There are several case series of surgical splenectomy, splenic embolization, and splenic radiation being used as a salvage procedure for severe early AMR [103,104]. These procedures must be performed rapidly after the onset of early AMR to be effective. One potential mechanistic explanation for their success is the removal of antibody‐producing plasmablasts and plasma cells that traffic to the spleen from regional lymphoid tissue. Orandi et al used this therapeutic modality as a salvage approach in the setting of early active AMR after HLA-incompatible living donor kidney transplantation [105]. The authors found that a combination of splenectomy with eculizumab as add‐on therapy to PLEX with low-dose IVIg and rituximab resulted in the highest graft salvage rate and protection from transplant glomerulopathy when compared to splenectomy alone or eculizumab alone as an add‐on therapy. Most of the case reports or studies in the literature are in the setting of early active AMR, characterized by profound graft dysfunction and a rapid rise in DSAs, usually from an anamnestic response. The interpretation of studies of splenectomy is complicated by the fact that those patients are known to be sensitized, exhibit pre-formed antibodies, and have already undergone desensitization therapy.

3. Prevention of Antibody Mediated Rejection

AMR will always be a consideration in allogeneic transplantation [35]. Its prevention starts with a careful assessment of the transplant candidate and immunological risk stratification. The initial assessment involves donor and recipient HLA typing, anti-HLA antibody screening, and obtaining a history of allosensitizing events, such as previous transplant, blood transfusion, or pregnancy [37,41,106]. For anti-HLA-sensitized recipients, a higher resolution of typing approaching or even reaching the allelic level, i.e., so-called “4-digit” typing, should be performed on the potential donor to match the resolution of recipient alloantibody identification assays [107,108,109]. The advantage of the 4‐digit typing in recipients with HLA antibodies is that it increases the specificity in matching, allowing for a more precise risk stratification and a theoretical reduction in immunological risk of AMR [110]. The incidence of AMR can be greatly reduced by avoiding strong DSA [35]. Patients with no history of allosensitizing events and with negative anti-HLA antibody testing using single-antigen or multi-antigen bead solid-phase assays are at low risk for AMR [107,109].

More than 20,000 patients awaiting kidney transplantation in the United States are sensitized to HLA class I or class II antibodies [9,111]. Until recently, a common approach to AMR prevention has been to avoid transplanting highly sensitized patients. This approach results in prolonged waiting times for suitably HLA-matched organs and may negatively impact patient health, quality of life, and healthcare costs [112,113]. With the advent of the virtual crossmatch [114,115], kidney paired donation, combined paired donation with desensitization, and the acceptable mismatch program, timely kidney transplantation has become a reality for many high-risk patients. These strategies yield reduced risk of AMR and its consequences [116,117,118,119].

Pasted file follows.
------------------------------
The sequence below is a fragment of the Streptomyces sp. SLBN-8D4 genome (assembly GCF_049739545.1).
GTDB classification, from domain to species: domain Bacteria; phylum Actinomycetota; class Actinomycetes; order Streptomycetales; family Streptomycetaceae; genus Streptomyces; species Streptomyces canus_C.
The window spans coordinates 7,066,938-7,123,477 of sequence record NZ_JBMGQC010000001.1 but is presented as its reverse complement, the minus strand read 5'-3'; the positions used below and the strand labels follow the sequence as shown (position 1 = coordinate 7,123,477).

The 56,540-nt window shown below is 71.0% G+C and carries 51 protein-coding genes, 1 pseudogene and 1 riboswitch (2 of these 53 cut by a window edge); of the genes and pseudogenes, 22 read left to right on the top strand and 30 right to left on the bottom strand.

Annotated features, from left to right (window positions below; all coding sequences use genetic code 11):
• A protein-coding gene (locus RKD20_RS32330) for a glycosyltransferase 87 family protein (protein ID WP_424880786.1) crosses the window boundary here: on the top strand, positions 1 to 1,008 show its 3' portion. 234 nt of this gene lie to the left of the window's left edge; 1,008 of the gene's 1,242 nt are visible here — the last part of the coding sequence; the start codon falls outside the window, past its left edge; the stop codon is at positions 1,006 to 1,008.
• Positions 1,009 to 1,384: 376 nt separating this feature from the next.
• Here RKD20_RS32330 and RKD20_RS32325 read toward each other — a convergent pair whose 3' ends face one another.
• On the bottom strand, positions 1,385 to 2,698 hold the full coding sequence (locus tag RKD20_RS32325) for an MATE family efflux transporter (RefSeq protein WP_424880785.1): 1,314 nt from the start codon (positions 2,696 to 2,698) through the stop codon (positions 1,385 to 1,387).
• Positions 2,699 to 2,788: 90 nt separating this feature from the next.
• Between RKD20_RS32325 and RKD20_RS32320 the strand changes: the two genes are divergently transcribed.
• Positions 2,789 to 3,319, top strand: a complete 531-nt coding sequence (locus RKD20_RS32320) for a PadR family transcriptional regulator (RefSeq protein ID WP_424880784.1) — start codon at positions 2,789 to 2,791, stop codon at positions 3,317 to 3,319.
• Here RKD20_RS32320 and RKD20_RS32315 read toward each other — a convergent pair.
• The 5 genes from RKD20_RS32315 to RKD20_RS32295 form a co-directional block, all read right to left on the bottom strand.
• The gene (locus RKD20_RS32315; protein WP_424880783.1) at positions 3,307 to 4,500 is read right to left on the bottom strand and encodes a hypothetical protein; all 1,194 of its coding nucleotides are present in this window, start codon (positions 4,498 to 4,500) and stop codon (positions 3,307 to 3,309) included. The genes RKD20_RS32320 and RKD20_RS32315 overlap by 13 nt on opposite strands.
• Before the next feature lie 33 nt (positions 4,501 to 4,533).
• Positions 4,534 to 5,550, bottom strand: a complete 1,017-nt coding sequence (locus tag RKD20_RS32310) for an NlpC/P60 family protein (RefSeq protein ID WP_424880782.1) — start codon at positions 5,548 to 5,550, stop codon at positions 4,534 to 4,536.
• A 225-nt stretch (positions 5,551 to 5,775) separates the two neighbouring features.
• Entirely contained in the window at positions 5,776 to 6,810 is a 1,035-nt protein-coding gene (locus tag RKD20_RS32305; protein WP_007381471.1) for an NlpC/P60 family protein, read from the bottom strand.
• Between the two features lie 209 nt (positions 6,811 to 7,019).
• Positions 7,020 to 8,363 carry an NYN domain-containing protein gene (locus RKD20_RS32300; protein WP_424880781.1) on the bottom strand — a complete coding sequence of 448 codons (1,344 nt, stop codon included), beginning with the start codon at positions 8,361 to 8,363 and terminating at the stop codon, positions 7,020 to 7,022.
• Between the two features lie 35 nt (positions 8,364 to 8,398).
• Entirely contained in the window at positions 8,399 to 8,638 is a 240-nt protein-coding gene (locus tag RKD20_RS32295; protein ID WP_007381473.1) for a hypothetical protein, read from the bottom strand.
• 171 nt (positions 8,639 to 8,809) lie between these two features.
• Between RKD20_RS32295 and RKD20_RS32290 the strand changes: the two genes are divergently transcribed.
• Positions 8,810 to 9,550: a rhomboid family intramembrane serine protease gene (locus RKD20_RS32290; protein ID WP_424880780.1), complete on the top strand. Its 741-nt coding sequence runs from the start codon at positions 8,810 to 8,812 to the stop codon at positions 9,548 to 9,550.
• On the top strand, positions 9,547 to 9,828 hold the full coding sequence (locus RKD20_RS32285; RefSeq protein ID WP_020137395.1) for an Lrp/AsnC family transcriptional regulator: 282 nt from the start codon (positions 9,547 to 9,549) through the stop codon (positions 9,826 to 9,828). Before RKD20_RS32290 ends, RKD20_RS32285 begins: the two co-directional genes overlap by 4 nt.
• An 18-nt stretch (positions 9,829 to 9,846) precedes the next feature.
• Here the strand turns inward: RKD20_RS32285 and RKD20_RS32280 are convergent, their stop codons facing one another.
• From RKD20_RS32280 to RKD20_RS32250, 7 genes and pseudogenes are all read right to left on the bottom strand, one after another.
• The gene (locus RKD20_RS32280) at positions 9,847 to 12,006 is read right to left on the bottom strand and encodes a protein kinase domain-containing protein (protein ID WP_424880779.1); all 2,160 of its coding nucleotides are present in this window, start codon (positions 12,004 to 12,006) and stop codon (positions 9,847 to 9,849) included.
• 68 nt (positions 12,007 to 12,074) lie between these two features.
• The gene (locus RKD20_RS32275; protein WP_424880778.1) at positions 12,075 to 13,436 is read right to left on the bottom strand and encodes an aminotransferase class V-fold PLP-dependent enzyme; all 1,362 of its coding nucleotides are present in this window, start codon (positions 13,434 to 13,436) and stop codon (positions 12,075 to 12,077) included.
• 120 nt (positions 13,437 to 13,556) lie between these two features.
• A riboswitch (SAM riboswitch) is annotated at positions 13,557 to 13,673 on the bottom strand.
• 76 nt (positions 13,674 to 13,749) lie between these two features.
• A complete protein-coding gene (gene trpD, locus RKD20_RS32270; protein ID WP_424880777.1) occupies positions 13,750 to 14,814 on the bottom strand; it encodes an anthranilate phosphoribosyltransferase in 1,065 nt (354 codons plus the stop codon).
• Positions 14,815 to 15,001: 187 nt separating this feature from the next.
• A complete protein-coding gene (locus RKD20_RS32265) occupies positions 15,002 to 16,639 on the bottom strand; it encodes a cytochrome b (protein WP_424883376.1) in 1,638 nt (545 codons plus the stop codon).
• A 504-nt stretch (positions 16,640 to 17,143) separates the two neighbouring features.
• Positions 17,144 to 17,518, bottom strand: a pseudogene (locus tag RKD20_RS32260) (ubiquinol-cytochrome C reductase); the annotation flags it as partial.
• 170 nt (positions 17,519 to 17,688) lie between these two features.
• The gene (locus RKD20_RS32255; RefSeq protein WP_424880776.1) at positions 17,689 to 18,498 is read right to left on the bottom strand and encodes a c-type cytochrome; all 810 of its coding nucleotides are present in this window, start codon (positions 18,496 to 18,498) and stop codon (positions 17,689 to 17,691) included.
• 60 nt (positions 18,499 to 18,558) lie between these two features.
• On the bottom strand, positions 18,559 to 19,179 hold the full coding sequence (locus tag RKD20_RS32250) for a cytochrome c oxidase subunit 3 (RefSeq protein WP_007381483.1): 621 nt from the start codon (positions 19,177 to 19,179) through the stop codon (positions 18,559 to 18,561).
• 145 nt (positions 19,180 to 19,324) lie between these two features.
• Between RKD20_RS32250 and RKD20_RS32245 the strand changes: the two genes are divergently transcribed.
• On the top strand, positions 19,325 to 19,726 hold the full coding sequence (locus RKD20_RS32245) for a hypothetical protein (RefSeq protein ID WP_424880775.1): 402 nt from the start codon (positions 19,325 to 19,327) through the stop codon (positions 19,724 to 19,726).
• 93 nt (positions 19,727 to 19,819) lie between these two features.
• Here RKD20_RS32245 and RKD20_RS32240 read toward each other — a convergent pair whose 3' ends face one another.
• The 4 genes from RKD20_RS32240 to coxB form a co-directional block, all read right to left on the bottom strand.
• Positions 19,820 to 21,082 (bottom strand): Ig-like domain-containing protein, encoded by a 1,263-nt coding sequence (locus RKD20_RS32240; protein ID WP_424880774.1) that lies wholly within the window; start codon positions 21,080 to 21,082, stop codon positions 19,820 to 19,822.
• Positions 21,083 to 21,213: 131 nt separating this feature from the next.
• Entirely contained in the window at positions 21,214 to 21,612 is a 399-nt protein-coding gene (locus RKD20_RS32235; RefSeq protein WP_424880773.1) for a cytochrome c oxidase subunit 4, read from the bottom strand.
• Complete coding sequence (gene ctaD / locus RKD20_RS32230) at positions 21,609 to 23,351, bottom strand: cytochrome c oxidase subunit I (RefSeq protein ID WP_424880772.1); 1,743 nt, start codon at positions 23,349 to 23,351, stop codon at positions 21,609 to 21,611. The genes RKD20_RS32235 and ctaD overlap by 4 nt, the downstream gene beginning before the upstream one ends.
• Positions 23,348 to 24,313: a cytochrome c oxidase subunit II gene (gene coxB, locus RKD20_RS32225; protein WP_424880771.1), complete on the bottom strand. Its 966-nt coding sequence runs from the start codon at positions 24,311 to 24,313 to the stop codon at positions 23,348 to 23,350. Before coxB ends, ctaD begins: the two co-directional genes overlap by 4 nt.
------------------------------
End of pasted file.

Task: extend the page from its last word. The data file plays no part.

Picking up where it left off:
There is growing evidence that non-HLA antigens are implicated in the humoral immune response to the renal allograft, substantiated by reports of AMR in HLA-identical siblings [120,121,122]. According to case reports and small case series, therapeutic success for AMR caused by non-HLA antibodies has been achieved with the treatment strategies previously described. To further complicate the picture, registry data suggest that non-HLA immunity could have a prominent role in chronic graft loss [123]. Further studies are needed to characterize alloantibodies targeting non-HLA immunogenic antigens.

A known risk factor for the development of AMR is reduction in maintenance immunosuppression, either as a result of non-adherence or under physician direction. This form of AMR is usually associated with the development of de novo DSAs [124,125,126,127]. Given the relationship between de novo DSAs, AMR, and graft loss, transplant patients with de novo DSAs should undergo close monitoring of allograft function in order to allow for timely intervention [14,128,129].

4. Conclusions

Prevention and treatment of AMR continues to represent a key aspect of the management of kidney transplant patient. Current treatment strategies are based largely on observational studies, expert opinion, and trials with low-level evidence. While significant progress has been made toward advancing our understanding of its pathogenesis, diagnosis, treatment, and prevention, future work should focus on identifying novel therapeutic targets [130]. The pathophysiologic complexity of AMR poses a significant challenge in the design of immunosuppressive protocols which both maximize the benefits to patients while accounting for the inherent risks of different treatment modalities.

Author Contributions

Pierpaolo Di Cocco - Drafting the article, data collection, critical revision of the article; Alberto Fratti - Drafting the article, data collection; Kerim B. Kaylan - Drafting the article, data collection; Ivo G. Tzvetanov- Critical revision of the article; Enrico Benedetti - Conception of the work, critical revision of the article, final approval of the version to be published.

Competing Interests

The authors have declared that no competing interests exist.